Ng, C., et al. (2013). "Partnerships for community mental health in the Asia-Pacific: principles and best-practice models across different sectors." Australasia Psychiatry 21(1): 38-45.
OBJECTIVES: Stage Two of the Asia-Pacific Community Mental Health Development Project was established to document successful partnership models in community mental health care in the region. This paper summarizes the best-practice examples and principles of partnerships in community mental health across 17 Asia-Pacific countries. CONCLUSIONS: A series of consensus workshops between countries identified best-practice exemplars that promote or advance community mental health care in collaboration with a range of community stakeholders.
These prototypes highlighted a broad range of partnerships across government, non-government and community agencies, as well as service users and family carers. From practice-based evidence, a set of 10 key principles was developed that can be applied in building partnerships for community mental health care consistent with the local cultures, communities and systems in the region. Such practical guidance can be useful to minimize fragmentation of community resources and promote effective partnerships to extend community mental health services in the region.
Ng, C., et al. (2009). "Moving towards best-practice community mental health care in the Asia-Pacific." Asia-Pacific Psychiatry 1(1): 38-42.
Ng, C., et al. (2009). "Community mental health care in the Asia-Pacific region: using current best-practice models to inform future policy." World Psychiatry 8(1): 49-55.
Link to publication
Ng, C., et al. (2009). "China-Australia training on psychosocial crisis intervention: response to the earthquake disaster in Sichuan." Australasian Psychiatry: Bulletin Of Royal Australian And New Zealand College Of Psychiatrists 17(1): 51-55.
Objective: This paper describes the AusAID-funded psychosocial training program conducted jointly by Chinese and Australian mental health facilitators in the wake of the devastating earthquake disaster in Sichuan.; Conclusions: A total of 280 professional and volunteer leaders in disaster mental health response from across China took part in the national disaster mental health training program. A comprehensive, evidence-based and practical program was collaboratively developed and delivered to meet the needs of the medical professionals and volunteer mental health workers working in the field.
Results of the training evaluation indicated high levels of uptake and usefulness for the participants. Further outcome assessments will be utilized at the service delivery and community levels. The training program has contributed significantly to the building of national and local capacity to deliver psychological first-aid and psychosocial response management to assist the populations who have been affected by disaster.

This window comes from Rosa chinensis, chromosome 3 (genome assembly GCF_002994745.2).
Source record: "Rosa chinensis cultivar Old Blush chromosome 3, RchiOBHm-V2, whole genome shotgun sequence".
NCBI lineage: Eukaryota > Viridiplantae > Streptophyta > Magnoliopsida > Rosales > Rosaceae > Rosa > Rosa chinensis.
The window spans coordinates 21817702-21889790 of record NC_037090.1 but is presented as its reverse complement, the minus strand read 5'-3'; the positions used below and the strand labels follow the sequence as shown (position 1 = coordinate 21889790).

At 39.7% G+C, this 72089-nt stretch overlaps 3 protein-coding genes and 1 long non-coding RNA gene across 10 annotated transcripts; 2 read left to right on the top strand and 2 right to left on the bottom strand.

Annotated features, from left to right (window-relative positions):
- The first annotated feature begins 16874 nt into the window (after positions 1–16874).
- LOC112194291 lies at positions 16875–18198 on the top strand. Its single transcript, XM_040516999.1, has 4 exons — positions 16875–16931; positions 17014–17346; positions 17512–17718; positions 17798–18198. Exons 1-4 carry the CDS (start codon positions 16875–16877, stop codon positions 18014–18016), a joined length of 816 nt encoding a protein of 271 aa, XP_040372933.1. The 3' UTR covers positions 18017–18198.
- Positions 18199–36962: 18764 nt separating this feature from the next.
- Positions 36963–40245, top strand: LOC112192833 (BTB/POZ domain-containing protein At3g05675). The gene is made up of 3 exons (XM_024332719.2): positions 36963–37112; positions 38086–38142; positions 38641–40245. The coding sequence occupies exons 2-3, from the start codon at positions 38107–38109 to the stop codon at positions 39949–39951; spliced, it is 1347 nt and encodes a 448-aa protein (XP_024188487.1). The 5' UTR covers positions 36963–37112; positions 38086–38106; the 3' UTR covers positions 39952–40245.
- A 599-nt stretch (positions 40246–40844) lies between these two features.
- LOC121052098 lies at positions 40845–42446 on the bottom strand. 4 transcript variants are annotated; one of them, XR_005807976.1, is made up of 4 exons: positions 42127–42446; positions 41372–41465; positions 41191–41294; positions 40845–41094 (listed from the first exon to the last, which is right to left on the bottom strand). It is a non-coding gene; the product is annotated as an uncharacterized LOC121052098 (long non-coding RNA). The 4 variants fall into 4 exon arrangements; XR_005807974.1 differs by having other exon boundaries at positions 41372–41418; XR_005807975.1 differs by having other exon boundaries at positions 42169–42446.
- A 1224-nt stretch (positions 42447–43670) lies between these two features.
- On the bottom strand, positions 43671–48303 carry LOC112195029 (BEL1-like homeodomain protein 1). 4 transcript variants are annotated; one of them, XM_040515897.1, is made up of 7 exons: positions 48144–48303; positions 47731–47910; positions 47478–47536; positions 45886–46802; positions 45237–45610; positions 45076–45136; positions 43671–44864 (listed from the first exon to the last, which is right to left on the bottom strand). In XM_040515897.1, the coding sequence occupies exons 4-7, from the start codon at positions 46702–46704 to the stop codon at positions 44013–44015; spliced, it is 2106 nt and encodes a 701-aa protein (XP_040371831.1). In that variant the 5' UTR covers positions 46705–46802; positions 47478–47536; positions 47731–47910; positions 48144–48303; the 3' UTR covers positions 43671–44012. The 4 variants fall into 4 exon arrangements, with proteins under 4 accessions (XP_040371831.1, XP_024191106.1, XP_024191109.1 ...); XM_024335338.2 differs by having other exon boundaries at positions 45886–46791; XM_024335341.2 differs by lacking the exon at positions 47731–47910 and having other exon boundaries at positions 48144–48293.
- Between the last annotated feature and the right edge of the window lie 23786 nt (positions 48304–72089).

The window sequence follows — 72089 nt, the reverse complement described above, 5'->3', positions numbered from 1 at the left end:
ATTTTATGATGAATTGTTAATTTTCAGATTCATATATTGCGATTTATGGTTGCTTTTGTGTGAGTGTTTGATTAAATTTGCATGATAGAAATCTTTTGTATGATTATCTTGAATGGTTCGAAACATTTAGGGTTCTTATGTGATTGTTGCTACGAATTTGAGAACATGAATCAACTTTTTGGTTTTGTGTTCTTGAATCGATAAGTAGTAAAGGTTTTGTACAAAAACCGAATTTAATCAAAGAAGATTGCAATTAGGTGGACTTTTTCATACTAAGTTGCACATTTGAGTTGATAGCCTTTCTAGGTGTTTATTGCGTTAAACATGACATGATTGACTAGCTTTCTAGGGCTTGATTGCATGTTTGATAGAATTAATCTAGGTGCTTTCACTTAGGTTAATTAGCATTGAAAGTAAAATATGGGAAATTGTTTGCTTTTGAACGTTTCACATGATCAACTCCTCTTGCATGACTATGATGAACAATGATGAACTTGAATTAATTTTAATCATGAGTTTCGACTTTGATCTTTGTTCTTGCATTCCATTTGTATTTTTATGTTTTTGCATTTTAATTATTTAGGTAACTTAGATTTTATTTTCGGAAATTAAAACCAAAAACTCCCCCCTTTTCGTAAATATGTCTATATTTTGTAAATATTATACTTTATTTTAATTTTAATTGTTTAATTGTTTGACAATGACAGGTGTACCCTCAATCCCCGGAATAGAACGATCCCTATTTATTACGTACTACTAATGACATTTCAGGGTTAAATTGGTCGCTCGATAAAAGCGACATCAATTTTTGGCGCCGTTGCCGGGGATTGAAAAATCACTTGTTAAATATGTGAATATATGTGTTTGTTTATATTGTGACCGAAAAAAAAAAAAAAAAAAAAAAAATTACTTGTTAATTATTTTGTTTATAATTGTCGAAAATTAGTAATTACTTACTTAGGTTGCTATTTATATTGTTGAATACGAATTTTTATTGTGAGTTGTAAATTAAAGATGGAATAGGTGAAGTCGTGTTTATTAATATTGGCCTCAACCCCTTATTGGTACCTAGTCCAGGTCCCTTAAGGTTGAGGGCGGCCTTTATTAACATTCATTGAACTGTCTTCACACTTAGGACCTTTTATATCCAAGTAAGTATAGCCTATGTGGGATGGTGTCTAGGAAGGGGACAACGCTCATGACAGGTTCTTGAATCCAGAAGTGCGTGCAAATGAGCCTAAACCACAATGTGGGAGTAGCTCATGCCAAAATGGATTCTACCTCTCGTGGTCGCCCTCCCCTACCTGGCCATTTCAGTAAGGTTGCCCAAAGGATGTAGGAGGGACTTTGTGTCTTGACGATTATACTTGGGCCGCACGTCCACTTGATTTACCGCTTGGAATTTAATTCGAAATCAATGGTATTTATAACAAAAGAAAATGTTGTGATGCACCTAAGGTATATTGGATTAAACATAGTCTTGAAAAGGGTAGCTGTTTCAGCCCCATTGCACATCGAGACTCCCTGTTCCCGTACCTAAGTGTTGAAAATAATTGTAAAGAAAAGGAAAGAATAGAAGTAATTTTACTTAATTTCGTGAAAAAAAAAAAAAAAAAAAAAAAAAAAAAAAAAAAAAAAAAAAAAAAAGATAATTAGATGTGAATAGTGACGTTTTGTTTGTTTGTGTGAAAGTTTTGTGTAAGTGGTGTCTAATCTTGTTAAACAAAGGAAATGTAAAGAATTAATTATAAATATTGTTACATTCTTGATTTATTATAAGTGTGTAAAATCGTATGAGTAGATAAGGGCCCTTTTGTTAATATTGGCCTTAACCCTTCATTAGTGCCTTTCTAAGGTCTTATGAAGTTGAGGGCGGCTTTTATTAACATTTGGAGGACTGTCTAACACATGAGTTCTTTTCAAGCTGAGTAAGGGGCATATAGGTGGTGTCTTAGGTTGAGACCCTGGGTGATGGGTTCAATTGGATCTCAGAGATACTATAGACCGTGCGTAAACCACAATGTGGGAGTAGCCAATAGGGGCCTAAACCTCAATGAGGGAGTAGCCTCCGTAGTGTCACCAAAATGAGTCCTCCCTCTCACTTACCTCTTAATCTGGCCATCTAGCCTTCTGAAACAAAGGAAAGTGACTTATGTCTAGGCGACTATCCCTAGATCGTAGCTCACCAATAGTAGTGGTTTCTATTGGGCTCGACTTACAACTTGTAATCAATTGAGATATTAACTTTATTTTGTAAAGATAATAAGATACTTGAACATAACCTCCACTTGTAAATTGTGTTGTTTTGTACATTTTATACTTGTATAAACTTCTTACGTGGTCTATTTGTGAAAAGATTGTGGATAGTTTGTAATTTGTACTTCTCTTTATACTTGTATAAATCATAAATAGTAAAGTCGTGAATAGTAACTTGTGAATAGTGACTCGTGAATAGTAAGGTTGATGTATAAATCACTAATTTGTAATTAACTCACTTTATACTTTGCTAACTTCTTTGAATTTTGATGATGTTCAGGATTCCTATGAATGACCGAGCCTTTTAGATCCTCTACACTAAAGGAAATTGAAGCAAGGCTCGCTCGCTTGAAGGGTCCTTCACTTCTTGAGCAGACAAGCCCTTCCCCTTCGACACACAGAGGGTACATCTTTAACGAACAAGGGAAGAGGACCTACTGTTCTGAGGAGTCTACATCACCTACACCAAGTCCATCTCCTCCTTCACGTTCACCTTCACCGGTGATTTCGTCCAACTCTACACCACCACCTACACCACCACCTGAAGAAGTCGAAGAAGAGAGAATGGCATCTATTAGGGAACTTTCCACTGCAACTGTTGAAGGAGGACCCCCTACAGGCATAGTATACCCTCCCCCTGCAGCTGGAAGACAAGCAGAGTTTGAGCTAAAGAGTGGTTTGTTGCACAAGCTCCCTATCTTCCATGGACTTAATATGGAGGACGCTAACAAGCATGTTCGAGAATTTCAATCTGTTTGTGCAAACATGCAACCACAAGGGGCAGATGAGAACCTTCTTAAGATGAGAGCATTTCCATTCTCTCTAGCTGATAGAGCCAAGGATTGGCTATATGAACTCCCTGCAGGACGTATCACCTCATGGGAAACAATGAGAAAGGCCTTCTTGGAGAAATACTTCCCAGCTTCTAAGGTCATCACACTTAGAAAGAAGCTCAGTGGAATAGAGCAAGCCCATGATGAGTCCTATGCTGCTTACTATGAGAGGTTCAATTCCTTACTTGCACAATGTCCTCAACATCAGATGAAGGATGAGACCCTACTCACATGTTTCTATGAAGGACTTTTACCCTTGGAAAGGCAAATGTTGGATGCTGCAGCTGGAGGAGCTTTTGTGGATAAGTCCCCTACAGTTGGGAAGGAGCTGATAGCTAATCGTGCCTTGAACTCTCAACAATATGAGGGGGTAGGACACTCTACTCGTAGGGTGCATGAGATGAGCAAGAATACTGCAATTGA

Ng, C. H., et al. (2009). "China–Australia–Hong Kong tripartite community mental health training program." Asia-Pacific Psychiatry 1(2): 90-97.
The present paper describes the unique mental health training cooperation between two countries involving three training sites to facilitate the improvement of mental health care and service delivery in China. The priority is to build workforce capacity to deliver appropriate mental health care and rehabilitation in the community. In response to this challenge, a training program was collaboratively planned between partners in both countries to provide a comprehensive training program for multi-skilled case workers for mainland China.
The development and key activities of the training and exchange program correspond to a diverse range of training programs across multiple levels of staff and sectors. The tripartite training program represents a unique, large scale training program that has contributed significantly to developing one of the largest global national mental health program of reform and building a national community mental health service system for China. Over their many years of cooperation, the Australian and Chinese partners have developed a model for successful collaboration, one based on mutual respect, exchange of expertise and a deep appreciation of cultural difference and its influences on broad aspects of health system development.
Ng, C. H., et al. (2011 Apr;). "The national community mental health care project in Vietnam: a review for future guidance." Australasia Psychiatry 19(2): 143-150.
Objectives: The aim of this paper is to review the national community mental health care (CMHC) project in Vietnam and recommend improvements to the model based on findings reported at a national workshop of major service providers, and supplemented by information gathered from site visits and discussions with mental health leaders, professionals and stakeholders in the hospital and community mental health services.
Conclusion: Since 2000, the CMHC project has been carried out in all 63 provinces with an overall national district coverage of around 64% and a total registry of 145 160 patients. It demonstrates a commitment by the government to integrate mental health into primary health care, in line with the World Health Organization recommendations, and set up a national community mental health network. Free treatment is provided for patients, mostly with schizophrenia (62.83%) and epilepsy (34.78%), at the local community level, and a national monitoring system is well established. However, the limitations include the lack of project funds, human resources and facilities, treatment scope, and linkages with families and community. A revised model of CMHC that builds on the strengths of existing services is proposed. While progress in community mental health care in Vietnam has been significant, many challenges facing the CMHC project need addressing.
Raphael, B. and C. H. Ng (2011). "Disaster mental health preparedness and response: Asia-Pacific perspectives." Asia-Pacific Psychiatry 3(4): 163-166.
Singh, B. and C. H. Ng (2008). "Psychiatric education and training in Asia." International Review Of Psychiatry (Abingdon, England) 20(5): 413-418.
Psychiatric education and training, whilst playing a pivotal role in addressing the burden of mental illness in Asia, is very variable in quality and quantity across the continent. In this article formal postgraduate programmes in Indonesia, Thailand, Philippines, Singapore and India are described.
The special situation in China where both basic and advanced psychiatric training receives particular attention, including the role of Asia Australia Mental Health in assisting the process, similarly the long hard road of re-establishing psychiatric training in Cambodia following the tragedy of the Pol Pot era are described. The article concludes with an overview of common issues involving education and training across the region.